# Question : Thevenins Equivalent

• gatsbycollege
In summary, the circuit shown is trying to find the Thevenins Equivalent at the terminals a and b. The attempt at a solution involved using nodal analysis for Vth, but it was unclear if the 5 ohms and 8 ohms resistors had current flowing through them. For Rth, the current source was changed into an open circuit and solved by finding the equivalent resistance using 40 and 20 in series and parallel with 10 ohms. The final values for Vth and Rth were 143.52 and 78 ohms, respectively. Mesh analysis was then used to find the short circuit current (Isc) and plug it into the equation Vth = Isc * Rth, resulting in Is
gatsbycollege

## Homework Statement

http://img716.imageshack.us/img716/8021/69925791.jpg

Find The Thevenins Equivalent of the circuit shown .
at the terminal a and b i think

Vth = Rth(Ith)
V= IR

## The Attempt at a Solution

For Vth
i tried using Nodal Analysis Having 4 Node Voltages

but i don't know if the 5 ohms resistor and 8 ohms resistor is having flow of current in there?

For Rth

the Current source is change into open ckt.
then solve by having 40 and 20 in series then parallel in 10 ohms
therefor [(40+20)x10]/70 + 45 + 5 + 8 = 78 ohms = RthSo I am wondering how should i get the Vth now,,
And is Vth = Va + 35V and Vth = Vb +15 V ? or I = (Va + 35 - Vth) / 5 ohms

Last edited by a moderator:
For Vth
i tried using Nodal Analysis Having 4 Node Voltages
It might be easier to find the short circuit current, ISC, using mesh analysis: 3 currents (1 of them you already know-->2 equations). Then VTH = ISCRTH.

For Rth

the Current source is change into open ckt.
then solve by having 40 and 20 in series then parallel in 10 ohms
therefor [(40+20)x10]/70 + 45 + 5 + 8 = 78 ohms = Rth
Not sure what you are doing here. Like, where's the 10 ohms coming from? The 70? Somehow, your answer is correct.

lewando said:
It might be easier to find the short circuit current, ISC, using mesh analysis: 3 currents (1 of them you already know-->2 equations). Then VTH = ISCRTH.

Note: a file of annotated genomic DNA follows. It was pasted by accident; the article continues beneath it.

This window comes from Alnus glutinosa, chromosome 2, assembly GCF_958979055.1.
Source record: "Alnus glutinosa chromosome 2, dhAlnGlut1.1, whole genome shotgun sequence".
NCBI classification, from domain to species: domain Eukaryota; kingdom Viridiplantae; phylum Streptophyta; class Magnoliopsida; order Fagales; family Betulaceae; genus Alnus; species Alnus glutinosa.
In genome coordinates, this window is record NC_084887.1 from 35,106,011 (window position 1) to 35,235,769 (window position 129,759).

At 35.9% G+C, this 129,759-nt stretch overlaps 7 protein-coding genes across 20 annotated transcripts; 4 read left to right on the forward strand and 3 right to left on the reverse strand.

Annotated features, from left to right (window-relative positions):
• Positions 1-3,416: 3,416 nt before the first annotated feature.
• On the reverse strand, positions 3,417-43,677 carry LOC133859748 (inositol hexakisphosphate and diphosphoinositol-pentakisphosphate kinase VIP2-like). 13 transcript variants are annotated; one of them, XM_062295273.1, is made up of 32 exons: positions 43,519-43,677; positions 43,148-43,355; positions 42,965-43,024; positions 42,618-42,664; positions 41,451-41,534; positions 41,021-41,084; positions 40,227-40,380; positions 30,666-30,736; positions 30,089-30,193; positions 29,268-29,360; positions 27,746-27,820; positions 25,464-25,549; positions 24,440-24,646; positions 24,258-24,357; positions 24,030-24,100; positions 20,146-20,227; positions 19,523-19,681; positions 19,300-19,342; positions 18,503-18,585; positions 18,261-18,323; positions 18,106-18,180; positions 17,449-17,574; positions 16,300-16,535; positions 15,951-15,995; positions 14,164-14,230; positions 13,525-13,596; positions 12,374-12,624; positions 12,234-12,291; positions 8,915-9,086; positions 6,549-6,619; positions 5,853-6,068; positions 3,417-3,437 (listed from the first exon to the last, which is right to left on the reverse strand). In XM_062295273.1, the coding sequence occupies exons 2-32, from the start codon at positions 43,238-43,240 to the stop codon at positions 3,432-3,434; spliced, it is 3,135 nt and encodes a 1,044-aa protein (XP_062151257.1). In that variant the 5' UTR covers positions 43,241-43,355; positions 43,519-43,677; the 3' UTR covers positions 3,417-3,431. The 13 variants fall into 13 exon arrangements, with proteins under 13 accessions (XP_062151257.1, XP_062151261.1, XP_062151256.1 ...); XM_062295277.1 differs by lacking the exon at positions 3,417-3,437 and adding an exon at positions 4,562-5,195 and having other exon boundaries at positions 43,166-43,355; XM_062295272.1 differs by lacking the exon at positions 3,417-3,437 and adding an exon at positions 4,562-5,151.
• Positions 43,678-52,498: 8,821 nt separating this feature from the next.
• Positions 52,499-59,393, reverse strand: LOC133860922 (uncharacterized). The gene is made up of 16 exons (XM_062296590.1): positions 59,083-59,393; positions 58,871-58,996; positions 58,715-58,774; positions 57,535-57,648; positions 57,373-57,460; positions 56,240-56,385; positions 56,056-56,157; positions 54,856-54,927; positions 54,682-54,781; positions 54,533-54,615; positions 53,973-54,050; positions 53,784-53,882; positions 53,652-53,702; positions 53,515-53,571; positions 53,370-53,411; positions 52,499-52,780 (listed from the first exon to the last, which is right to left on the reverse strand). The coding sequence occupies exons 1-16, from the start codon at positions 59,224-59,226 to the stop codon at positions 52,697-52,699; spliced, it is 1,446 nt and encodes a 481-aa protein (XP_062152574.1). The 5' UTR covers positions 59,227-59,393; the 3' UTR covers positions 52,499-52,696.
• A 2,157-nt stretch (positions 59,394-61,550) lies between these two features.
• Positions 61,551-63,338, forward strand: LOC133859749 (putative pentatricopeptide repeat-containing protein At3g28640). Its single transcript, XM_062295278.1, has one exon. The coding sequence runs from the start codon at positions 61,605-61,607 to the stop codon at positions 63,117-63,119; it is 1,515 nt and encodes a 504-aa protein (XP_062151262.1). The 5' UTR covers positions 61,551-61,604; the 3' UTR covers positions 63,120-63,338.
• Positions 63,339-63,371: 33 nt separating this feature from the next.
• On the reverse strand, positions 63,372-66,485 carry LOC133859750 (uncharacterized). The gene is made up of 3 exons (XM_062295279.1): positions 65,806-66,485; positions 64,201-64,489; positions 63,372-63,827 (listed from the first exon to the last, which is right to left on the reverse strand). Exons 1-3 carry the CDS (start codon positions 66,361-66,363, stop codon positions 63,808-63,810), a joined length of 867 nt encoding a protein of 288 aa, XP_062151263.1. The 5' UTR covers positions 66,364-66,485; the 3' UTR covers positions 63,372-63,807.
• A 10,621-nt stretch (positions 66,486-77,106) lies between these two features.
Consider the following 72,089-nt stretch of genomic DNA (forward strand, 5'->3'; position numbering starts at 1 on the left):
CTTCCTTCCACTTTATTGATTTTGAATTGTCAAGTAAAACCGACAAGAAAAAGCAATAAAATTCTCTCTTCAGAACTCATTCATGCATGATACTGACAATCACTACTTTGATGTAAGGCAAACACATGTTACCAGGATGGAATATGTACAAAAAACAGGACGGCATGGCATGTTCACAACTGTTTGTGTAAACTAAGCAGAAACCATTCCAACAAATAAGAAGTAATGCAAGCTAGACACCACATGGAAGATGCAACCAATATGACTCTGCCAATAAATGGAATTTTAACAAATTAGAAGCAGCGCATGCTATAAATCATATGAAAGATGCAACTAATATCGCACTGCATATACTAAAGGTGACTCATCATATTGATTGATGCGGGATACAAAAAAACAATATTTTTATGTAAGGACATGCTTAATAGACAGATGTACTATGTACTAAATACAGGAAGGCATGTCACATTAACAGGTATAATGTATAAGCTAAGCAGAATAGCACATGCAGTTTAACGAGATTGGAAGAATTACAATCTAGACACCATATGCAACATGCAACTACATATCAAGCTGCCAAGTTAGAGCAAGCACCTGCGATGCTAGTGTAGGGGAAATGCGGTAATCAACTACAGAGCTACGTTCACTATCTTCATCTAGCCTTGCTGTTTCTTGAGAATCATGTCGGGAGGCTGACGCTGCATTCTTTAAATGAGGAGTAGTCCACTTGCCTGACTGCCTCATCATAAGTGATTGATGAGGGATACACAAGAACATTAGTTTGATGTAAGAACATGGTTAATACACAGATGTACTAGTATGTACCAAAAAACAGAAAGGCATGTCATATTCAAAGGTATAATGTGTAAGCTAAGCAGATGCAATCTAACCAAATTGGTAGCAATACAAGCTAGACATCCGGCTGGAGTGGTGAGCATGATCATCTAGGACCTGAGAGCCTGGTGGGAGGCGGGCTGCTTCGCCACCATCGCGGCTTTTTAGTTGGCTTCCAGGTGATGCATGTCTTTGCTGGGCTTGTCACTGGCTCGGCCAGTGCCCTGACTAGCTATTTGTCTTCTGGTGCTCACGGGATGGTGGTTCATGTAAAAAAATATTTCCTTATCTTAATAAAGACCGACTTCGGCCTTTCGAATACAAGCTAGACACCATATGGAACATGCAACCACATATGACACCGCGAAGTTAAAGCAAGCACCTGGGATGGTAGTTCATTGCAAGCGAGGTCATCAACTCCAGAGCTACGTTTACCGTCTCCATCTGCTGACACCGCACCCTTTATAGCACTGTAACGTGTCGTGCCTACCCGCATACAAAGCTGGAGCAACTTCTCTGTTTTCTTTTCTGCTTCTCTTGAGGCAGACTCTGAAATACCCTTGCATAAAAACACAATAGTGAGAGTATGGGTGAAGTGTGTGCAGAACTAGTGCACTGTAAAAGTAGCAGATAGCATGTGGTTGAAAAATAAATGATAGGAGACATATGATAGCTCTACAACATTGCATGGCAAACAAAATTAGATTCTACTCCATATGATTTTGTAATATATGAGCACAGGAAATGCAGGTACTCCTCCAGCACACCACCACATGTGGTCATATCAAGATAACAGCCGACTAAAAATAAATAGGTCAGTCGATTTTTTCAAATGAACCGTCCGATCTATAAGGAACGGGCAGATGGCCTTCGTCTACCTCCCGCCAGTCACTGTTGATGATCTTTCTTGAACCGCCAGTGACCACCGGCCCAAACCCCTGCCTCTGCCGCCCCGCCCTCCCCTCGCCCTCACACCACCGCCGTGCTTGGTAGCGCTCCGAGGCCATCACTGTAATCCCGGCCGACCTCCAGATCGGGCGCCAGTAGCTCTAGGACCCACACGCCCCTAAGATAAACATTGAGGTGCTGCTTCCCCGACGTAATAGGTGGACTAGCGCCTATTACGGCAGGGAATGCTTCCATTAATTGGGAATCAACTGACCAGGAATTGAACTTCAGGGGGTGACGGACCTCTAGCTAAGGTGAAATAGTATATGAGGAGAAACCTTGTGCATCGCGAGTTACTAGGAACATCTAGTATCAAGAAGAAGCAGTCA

Not sure what you are doing here. Like, where's the 10 ohms coming from? The 70? Somehow, your answer is correct.

oh sorry that 10 should be 30 ,,

thx for the answer,, i got my Isc = 1.84 and Vth = 143.52

tried to use that mesh analysis

i got equations

60V - 90 Ia - 40V +30 Isc = 0
35V - 15V - Isc (5 +30 +45 +8) + 30 Ia +90 =0
then by elimination
igot Isc , correct me if I am wrong thanks

## 1. What is Thevenin's equivalent circuit?

Thevenin's equivalent circuit is a simplified representation of a complex network that contains an independent voltage source, a series resistor, and an output load. It is used to analyze the behavior of a circuit without having to consider the internal details of the network.

## 2. How do I calculate Thevenin's equivalent resistance?

The Thevenin equivalent resistance is calculated by removing all sources from the original circuit and measuring the resistance between the output terminals. This can be done using a multimeter or by using Ohm's law to calculate the resistance.

## 3. What is the purpose of finding Thevenin's equivalent circuit?

Thevenin's equivalent circuit is used to simplify complex networks and make it easier to analyze their behavior. It can also be used to determine the maximum power that can be delivered to a load and to find the most efficient matching load for a given network.

## 4. How is Thevenin's equivalent circuit different from Norton's equivalent circuit?

Thevenin's equivalent circuit uses a voltage source and a series resistor, while Norton's equivalent circuit uses a current source and a parallel resistor. Both circuits provide a simplified representation of a complex network, but they are mathematically equivalent and can be converted into one another.

## 5. Can Thevenin's equivalent circuit be applied to all types of circuits?

Thevenin's equivalent circuit can be applied to linear circuits, meaning that the response of the circuit is directly proportional to the input. It is not applicable to non-linear circuits, where the response is not proportional to the input, or to circuits with active components such as transistors or operational amplifiers.

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